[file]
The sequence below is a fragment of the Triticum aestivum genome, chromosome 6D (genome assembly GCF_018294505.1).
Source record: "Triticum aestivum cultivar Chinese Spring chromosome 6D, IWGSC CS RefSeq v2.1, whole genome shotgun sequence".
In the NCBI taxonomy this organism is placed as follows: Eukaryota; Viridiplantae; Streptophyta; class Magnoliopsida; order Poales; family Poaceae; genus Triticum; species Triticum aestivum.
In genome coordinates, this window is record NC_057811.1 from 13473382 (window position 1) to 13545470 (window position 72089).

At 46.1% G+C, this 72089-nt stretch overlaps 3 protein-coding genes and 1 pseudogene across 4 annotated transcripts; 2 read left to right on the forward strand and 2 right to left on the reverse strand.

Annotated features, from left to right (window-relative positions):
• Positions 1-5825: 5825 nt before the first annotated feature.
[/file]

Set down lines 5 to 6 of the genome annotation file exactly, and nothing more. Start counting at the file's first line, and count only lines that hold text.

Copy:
At 46.1% G+C, this 72089-nt stretch overlaps 3 protein-coding genes and 1 pseudogene across 4 annotated transcripts; 2 read left to right on the forward strand and 2 right to left on the reverse strand.

Annotated features, from left to right (window-relative positions):